This project will define the mechanism by which equol, an isoflavone metabolite, acts to inhibit normal and pathological growth of the prostate gland. In the United States, prostate cancer is the most frequently diagnosed cancer in men, and ranks second among cancer-related male deaths. The development of prostate cancer involves a complex interplay of numerous factors, however lifetime exposure to androgens, and advancing age, are two necessary etiological factors. Similarly, the development of benign prostatic hypertrophy (BPH) is also dependent upon androgen exposure and it is estimated that over half of the male population in the United States over the age of 60 have symptoms of BPH. The importance of androgen in prostate gland pathology is evidenced by current therapies for these diseases, which include reduction in circulating testosterone;inhibition of 5-alpha reductase, an enzyme that synthesizes the potent androgen, dihydrotestosterone;or blocking the actions of the androgen receptor. Diet is an important consideration when examining risk factors for hormone-dependent diseases such as prostate cancer. Asian men, on an eastern diet, have the lowest incidence of prostate cancer in the world. The basis for this correlation may be the presence of estrogen-like isoflavones (genistein and daidzein), in their diet. We have recently shown that equol, a product of isoflavone metabolism, has anti- androgenic properties as well. Equol selectively binds dihydrotestostserone and prevents androgen receptor activation to reduce androgen-dependent prostate growth. Equol is the principal metabolite of daidzein. It circulates at high levels, and is concentrated in the prostate. Moreover, equol can selectively bind estrogen receptor beta to activate an anti-proliferative cascade in prostate. Thus, equol possesses a unique dual action to inhibit prostate growth by 1) preventing proliferative actions of androgens, and 2) activating anti-proliferative actions of ERbeta. However, only about 30% of all humans have the correct intestinal flora to produce equol. In these studies, we will test the hypothesis that pathological growth of the prostate gland can be prevented or delayed by dietary equol. We will also determine the cellular mechanisms whereby equol provides such protection. These studies utilize the TRAMP mouse line where spontaneous prostate tumors develop in adult males making this particularly useful for studying the chemopreventive actions of equol. In addition, we will utilize an orthotopic injection model whereby human prostate carcinoma lines that express a luciferase reporter gene are injected into host mice and monitored by in vivo imaging techniques to determine the effects of equol, on growth of prostate tumors. Lastly, we will determine if equol can act by altering the polyamine biosynthetic pathway, thereby inhibiting cell cycle and tumor growth.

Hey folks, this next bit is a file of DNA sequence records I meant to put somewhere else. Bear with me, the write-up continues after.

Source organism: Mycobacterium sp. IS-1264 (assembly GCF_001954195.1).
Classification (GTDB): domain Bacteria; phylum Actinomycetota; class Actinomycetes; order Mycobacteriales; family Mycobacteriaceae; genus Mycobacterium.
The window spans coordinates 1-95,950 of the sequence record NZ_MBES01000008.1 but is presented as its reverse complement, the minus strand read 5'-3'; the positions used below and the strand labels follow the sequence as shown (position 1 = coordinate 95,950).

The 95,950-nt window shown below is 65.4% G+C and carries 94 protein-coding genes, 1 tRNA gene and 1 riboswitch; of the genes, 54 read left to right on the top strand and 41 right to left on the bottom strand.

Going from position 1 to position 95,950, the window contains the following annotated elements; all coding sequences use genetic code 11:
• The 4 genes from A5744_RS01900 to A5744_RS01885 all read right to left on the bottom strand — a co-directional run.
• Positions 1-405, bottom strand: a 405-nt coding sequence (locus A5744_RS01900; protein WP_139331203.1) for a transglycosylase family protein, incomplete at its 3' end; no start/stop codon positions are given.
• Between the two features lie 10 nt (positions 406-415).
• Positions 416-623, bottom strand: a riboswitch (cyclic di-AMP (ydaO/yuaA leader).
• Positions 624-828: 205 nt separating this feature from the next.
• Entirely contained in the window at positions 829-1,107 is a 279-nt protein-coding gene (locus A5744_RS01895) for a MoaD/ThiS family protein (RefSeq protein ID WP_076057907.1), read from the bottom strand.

Prostate cancer is the most frequently diagnosed cancer in men, and ranks second among cancer-related male deaths in the United States. In this application, we will test the hypothesis that pathological growth of the prostate gland can be prevented or delayed by dietary administration of equol, a product of isoflavone metabolism that has anti-androgenic and estrogen receptor beta activating properties. The long-term goal of this project is to define the mechanism by which equol acts to inhibit the pathological growth of the prostate gland